Everhart appreciates the club’s ability to explore new avenues. “Like organic beekeeping; it’s a direction for the club to explore for those who are interested.”
He particularly enjoys seeing a successful harvest. “What I look forward to is seeing that smile on their face when a new beekeeper gets that first big crop of honey. Nothing beats the taste of your own honey. And I never get over the excitement of tasting next year’s crop. Each year is different.” The benefits of natural honey are many. “The stuff you buy in the store has been pasteurized, and it may have been cut with corn syrup,” Burwell explains. “The honey your bees grow has many different flavors and the listing of the therapeutic values is incredibly long. We have pages of them around here.”
Some people may be more concerned about the little barbed stinger on the business end of the worker bee. That can instill a bit of fear and hesitation in most everyone. Burwell insists there’s nothing to be afraid of. “My wife is a classic example; she was really uncomfortable with insects.
Now, I’ve seen her walk through a hundred thousand bees in our driveway. So the best answer is just familiarity. You learn that they really aren’t that interested in you.” Building upon and spreading that familiarity is something the club really wants to establish in both the immediate and long-term future.
“Our youth program is starting slow this year, and some of the members are contributing to make it work,” Everhart affirms. “Any young person from thirteen to eighteen can submit a paper on beekeeping and we will provide the hives and bees to help them get started. They’ll have to buy the tools, and their own gear, and make so many meetings and field days.”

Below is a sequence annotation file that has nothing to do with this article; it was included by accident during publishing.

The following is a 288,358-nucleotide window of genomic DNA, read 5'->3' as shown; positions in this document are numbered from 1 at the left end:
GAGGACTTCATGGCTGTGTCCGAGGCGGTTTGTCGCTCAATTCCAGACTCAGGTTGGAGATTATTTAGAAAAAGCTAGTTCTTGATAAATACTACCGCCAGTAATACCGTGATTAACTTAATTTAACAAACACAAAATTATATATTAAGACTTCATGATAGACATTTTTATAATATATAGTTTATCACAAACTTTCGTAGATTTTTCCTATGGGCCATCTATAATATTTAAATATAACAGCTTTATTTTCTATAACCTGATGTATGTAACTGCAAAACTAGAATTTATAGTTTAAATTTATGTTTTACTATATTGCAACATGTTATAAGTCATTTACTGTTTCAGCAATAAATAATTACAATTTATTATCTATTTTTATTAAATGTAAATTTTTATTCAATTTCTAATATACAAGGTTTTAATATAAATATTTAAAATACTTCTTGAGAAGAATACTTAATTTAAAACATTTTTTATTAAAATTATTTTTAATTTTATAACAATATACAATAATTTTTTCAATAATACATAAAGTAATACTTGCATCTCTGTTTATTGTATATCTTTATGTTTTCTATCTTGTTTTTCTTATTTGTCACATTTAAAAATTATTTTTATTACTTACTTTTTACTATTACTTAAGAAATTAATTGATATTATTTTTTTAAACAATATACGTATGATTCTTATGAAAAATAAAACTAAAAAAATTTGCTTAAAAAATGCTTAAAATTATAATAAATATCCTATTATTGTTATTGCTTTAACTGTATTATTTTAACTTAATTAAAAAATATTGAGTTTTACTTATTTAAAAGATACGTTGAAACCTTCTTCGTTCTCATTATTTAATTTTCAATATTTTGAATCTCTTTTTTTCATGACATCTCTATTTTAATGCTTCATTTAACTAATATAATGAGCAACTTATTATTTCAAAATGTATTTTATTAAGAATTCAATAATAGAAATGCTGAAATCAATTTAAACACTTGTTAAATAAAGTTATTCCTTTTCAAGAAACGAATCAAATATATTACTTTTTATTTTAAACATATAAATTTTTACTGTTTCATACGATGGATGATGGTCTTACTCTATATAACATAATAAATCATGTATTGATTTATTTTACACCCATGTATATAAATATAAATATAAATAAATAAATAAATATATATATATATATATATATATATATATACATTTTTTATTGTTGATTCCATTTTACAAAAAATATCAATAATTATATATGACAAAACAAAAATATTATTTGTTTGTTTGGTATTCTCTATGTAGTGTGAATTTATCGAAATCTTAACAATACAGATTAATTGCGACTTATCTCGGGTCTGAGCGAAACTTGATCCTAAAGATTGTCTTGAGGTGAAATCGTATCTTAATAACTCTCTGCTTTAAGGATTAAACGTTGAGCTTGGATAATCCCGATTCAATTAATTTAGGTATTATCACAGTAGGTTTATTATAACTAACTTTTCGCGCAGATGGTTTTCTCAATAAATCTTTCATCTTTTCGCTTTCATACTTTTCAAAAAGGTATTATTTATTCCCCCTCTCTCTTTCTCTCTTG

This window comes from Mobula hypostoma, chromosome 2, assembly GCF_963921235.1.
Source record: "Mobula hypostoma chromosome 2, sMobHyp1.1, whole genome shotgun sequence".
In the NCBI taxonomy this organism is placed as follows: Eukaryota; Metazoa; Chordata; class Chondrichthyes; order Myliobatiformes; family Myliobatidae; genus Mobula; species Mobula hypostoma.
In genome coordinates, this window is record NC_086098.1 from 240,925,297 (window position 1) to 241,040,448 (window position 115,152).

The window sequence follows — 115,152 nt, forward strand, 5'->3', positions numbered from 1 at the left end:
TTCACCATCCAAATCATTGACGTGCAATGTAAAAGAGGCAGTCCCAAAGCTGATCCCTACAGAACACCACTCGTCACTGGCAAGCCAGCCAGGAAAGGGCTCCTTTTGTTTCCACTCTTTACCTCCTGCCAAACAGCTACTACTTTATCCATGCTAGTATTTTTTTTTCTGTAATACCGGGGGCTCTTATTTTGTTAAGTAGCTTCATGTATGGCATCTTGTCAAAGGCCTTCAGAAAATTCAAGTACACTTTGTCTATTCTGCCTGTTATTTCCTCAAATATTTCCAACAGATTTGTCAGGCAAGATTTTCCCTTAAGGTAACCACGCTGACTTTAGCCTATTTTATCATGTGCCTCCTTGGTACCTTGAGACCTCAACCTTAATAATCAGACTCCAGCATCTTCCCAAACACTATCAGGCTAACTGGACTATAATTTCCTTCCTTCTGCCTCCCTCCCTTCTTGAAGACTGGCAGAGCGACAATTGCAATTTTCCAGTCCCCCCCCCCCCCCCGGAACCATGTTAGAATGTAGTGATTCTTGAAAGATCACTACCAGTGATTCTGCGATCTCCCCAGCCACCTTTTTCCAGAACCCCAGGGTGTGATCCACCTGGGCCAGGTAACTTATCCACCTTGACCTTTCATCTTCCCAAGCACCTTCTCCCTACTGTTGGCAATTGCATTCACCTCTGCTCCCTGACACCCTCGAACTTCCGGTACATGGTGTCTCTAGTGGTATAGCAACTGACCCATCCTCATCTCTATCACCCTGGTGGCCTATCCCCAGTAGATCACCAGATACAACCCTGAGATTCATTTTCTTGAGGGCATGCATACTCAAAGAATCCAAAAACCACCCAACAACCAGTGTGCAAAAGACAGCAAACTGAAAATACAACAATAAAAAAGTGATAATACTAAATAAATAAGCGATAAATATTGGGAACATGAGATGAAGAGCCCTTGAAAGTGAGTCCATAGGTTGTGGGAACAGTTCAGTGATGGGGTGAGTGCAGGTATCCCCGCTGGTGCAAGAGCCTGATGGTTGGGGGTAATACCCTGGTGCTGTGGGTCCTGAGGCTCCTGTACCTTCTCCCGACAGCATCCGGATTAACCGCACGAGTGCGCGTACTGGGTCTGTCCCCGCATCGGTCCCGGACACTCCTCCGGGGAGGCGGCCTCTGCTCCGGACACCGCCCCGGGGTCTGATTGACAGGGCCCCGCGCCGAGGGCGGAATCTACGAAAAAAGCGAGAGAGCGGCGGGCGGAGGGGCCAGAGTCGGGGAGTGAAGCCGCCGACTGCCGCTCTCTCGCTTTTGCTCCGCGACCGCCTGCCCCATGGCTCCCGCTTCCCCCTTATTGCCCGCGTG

The club is also investigating the development of a similar program for disabled veterans. “I’m a hundred percent disabled vet, and if I can do it, anybody can,” Everhart insists. “It should be operational before the 2012 season gets here.”
Burwell knows that every season is vital. “The biggest contribution of beekeeping, without a doubt, is pollination. Honeybees account for eighty percent of all insect pollination, and thirty percent of everything we eat is absolutely dependent upon pollination. The insecticides people are using on their lawns are wiping out a tremendous amount of bees.”
Everhart understands the value of educating the public about bees, but he also knows that such knowledge does very little to benefit bees or humans if it isn’t shared. “I want to help others avoid what I went through. If we are going to take the time to teach you, then you are going to have to take the time to go out and teach someone else. It forces people to reach out and give something of themselves to help other people.”
The EPBA meets on the second Tuesday of each month at James Rumsey Technical Institute in Martinsburg at 7:00 pm. For more information, check out their website at: www.wvepba.org/index.htm